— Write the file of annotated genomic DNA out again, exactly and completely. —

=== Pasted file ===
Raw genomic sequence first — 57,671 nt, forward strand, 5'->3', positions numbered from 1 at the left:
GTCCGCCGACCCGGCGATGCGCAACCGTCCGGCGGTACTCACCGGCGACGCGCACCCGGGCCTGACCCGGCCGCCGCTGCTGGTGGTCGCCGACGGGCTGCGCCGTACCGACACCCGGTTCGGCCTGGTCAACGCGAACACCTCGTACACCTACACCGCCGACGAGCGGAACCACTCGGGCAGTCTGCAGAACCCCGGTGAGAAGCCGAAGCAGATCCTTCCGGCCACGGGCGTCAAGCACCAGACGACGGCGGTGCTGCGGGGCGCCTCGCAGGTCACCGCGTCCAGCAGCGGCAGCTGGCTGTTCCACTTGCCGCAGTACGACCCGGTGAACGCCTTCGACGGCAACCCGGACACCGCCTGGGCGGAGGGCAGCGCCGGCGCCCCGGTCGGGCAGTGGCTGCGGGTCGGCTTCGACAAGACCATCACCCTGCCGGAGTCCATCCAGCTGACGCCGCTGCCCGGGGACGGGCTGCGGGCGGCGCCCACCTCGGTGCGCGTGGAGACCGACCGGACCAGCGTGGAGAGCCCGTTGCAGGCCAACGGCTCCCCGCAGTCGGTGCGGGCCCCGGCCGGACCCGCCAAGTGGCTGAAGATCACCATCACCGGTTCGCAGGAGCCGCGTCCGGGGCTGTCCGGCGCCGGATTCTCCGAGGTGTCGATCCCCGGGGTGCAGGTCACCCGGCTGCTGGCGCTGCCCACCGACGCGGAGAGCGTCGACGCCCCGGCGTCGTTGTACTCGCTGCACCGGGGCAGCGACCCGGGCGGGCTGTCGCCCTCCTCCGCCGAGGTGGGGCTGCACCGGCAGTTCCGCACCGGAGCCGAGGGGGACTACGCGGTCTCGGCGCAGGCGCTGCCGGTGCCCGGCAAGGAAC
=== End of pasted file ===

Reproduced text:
Raw genomic sequence first — 57,671 nt, forward strand, 5'->3', positions numbered from 1 at the left:
GTCCGCCGACCCGGCGATGCGCAACCGTCCGGCGGTACTCACCGGCGACGCGCACCCGGGCCTGACCCGGCCGCCGCTGCTGGTGGTCGCCGACGGGCTGCGCCGTACCGACACCCGGTTCGGCCTGGTCAACGCGAACACCTCGTACACCTACACCGCCGACGAGCGGAACCACTCGGGCAGTCTGCAGAACCCCGGTGAGAAGCCGAAGCAGATCCTTCCGGCCACGGGCGTCAAGCACCAGACGACGGCGGTGCTGCGGGGCGCCTCGCAGGTCACCGCGTCCAGCAGCGGCAGCTGGCTGTTCCACTTGCCGCAGTACGACCCGGTGAACGCCTTCGACGGCAACCCGGACACCGCCTGGGCGGAGGGCAGCGCCGGCGCCCCGGTCGGGCAGTGGCTGCGGGTCGGCTTCGACAAGACCATCACCCTGCCGGAGTCCATCCAGCTGACGCCGCTGCCCGGGGACGGGCTGCGGGCGGCGCCCACCTCGGTGCGCGTGGAGACCGACCGGACCAGCGTGGAGAGCCCGTTGCAGGCCAACGGCTCCCCGCAGTCGGTGCGGGCCCCGGCCGGACCCGCCAAGTGGCTGAAGATCACCATCACCGGTTCGCAGGAGCCGCGTCCGGGGCTGTCCGGCGCCGGATTCTCCGAGGTGTCGATCCCCGGGGTGCAGGTCACCCGGCTGCTGGCGCTGCCCACCGACGCGGAGAGCGTCGACGCCCCGGCGTCGTTGTACTCGCTGCACCGGGGCAGCGACCCGGGCGGGCTGTCGCCCTCCTCCGCCGAGGTGGGGCTGCACCGGCAGTTCCGCACCGGAGCCGAGGGGGACTACGCGGTCTCGGCGCAGGCGCTGCCGGTGCCCGGCAAGGAAC